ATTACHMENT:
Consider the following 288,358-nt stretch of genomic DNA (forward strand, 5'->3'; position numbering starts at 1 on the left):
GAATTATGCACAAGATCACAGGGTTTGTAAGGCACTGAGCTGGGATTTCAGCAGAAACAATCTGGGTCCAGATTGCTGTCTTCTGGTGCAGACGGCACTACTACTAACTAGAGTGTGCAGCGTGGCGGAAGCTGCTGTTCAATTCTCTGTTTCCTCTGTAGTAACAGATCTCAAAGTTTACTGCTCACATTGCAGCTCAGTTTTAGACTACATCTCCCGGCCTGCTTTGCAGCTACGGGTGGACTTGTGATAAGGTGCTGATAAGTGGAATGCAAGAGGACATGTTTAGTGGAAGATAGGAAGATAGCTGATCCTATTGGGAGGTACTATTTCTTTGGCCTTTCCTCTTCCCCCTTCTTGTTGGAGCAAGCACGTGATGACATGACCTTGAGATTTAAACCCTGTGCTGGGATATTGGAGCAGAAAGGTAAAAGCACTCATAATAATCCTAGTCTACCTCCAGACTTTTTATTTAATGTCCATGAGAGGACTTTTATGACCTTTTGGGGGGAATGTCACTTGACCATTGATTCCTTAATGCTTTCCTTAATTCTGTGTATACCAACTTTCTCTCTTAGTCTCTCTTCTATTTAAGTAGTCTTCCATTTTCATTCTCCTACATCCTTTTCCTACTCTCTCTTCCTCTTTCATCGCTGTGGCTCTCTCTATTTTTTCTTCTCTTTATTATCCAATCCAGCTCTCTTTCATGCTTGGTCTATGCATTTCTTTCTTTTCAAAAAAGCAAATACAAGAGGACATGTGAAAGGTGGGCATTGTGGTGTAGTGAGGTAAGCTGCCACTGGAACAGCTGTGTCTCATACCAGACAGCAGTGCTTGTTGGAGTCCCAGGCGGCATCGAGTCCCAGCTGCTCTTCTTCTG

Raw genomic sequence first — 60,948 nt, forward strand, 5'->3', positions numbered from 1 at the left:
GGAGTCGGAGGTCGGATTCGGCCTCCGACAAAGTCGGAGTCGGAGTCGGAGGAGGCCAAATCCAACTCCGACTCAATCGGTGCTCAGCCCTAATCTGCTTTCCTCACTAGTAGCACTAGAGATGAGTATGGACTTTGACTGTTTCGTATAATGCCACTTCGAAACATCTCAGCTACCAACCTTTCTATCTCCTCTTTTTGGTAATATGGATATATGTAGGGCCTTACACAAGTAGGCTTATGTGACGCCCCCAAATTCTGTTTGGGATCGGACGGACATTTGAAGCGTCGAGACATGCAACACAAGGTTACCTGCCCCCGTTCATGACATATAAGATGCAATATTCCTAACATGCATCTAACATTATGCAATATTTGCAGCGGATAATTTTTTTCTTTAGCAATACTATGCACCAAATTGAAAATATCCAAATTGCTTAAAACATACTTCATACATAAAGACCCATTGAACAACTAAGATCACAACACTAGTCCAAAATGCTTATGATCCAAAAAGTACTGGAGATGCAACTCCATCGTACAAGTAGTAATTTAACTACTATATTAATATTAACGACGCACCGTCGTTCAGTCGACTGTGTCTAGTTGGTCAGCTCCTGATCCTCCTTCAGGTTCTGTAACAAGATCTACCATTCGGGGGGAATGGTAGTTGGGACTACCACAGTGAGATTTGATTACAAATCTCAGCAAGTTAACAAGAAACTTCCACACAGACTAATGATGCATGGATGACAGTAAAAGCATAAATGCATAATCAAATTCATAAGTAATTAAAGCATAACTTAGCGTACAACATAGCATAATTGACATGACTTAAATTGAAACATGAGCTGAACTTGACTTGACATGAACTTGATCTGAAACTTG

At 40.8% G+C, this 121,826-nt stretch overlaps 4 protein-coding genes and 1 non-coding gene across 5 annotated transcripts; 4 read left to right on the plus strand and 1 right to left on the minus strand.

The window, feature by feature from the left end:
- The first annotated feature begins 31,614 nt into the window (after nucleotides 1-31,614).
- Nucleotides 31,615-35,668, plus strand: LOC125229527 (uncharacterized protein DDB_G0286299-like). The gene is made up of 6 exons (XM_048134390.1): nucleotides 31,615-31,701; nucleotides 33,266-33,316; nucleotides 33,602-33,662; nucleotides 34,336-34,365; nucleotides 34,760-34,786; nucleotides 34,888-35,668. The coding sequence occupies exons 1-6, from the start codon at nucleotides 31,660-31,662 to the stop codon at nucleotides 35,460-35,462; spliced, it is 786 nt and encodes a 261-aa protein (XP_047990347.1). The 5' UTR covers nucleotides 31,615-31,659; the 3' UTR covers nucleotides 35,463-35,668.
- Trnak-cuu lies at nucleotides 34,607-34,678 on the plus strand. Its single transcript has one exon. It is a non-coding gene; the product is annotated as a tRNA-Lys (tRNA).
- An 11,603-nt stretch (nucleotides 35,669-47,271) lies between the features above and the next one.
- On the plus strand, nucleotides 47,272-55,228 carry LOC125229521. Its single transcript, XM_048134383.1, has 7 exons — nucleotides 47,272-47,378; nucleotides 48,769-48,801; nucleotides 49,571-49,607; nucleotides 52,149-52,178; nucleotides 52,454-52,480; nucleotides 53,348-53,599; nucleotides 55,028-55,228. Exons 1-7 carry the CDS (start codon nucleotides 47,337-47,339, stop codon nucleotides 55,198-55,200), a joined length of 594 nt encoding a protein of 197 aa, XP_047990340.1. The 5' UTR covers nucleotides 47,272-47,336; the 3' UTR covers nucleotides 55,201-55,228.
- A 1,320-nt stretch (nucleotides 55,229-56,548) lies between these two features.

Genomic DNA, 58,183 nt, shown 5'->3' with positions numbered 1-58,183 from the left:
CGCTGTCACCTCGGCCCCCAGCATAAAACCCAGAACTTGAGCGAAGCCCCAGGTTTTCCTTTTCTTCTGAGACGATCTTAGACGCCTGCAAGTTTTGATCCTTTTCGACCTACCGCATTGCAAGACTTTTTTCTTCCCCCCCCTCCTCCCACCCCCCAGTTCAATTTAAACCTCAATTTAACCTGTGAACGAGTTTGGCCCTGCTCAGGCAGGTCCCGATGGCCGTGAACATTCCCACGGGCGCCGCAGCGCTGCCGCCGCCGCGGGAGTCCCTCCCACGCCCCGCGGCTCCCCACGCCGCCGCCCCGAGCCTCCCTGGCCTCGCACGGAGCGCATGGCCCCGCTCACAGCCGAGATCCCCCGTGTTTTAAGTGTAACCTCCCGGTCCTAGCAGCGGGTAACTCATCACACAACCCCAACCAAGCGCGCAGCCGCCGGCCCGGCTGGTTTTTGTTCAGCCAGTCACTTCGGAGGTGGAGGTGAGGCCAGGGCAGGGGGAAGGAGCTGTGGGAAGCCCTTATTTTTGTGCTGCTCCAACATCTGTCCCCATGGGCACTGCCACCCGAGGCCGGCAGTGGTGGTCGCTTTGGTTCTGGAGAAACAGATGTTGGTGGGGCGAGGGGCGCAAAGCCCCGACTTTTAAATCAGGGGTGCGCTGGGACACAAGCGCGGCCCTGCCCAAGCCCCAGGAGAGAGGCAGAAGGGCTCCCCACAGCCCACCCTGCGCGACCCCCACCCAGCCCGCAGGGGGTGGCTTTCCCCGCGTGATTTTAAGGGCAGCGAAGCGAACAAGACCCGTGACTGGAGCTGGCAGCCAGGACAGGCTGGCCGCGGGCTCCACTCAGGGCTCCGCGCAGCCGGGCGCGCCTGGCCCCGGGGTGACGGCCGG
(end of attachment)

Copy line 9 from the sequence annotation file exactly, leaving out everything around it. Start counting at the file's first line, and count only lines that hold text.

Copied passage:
- Trnak-cuu lies at nucleotides 34,607-34,678 on the plus strand. Its single transcript has one exon. It is a non-coding gene; the product is annotated as a tRNA-Lys (tRNA).